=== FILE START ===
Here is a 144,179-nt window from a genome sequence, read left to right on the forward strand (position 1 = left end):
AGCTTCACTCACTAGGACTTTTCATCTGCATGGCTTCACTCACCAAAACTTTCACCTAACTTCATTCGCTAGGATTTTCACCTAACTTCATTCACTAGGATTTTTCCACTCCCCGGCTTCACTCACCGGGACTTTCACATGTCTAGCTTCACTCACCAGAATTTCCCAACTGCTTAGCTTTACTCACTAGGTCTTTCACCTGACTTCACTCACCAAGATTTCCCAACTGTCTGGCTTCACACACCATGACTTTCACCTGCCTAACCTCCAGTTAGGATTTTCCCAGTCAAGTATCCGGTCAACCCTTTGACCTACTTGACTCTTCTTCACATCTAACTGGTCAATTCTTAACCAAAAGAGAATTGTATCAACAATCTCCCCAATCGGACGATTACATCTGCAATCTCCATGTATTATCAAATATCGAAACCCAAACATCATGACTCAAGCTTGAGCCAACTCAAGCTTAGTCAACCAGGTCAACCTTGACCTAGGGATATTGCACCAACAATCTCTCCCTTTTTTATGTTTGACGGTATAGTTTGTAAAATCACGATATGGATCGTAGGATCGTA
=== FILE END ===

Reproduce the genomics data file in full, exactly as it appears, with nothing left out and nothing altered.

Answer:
Here is a 144,179-nt window from a genome sequence, read left to right on the forward strand (position 1 = left end):
AGCTTCACTCACTAGGACTTTTCATCTGCATGGCTTCACTCACCAAAACTTTCACCTAACTTCATTCGCTAGGATTTTCACCTAACTTCATTCACTAGGATTTTTCCACTCCCCGGCTTCACTCACCGGGACTTTCACATGTCTAGCTTCACTCACCAGAATTTCCCAACTGCTTAGCTTTACTCACTAGGTCTTTCACCTGACTTCACTCACCAAGATTTCCCAACTGTCTGGCTTCACACACCATGACTTTCACCTGCCTAACCTCCAGTTAGGATTTTCCCAGTCAAGTATCCGGTCAACCCTTTGACCTACTTGACTCTTCTTCACATCTAACTGGTCAATTCTTAACCAAAAGAGAATTGTATCAACAATCTCCCCAATCGGACGATTACATCTGCAATCTCCATGTATTATCAAATATCGAAACCCAAACATCATGACTCAAGCTTGAGCCAACTCAAGCTTAGTCAACCAGGTCAACCTTGACCTAGGGATATTGCACCAACAATCTCTCCCTTTTTTATGTTTGACGGTATAGTTTGTAAAATCACGATATGGATCGTAGGATCGTA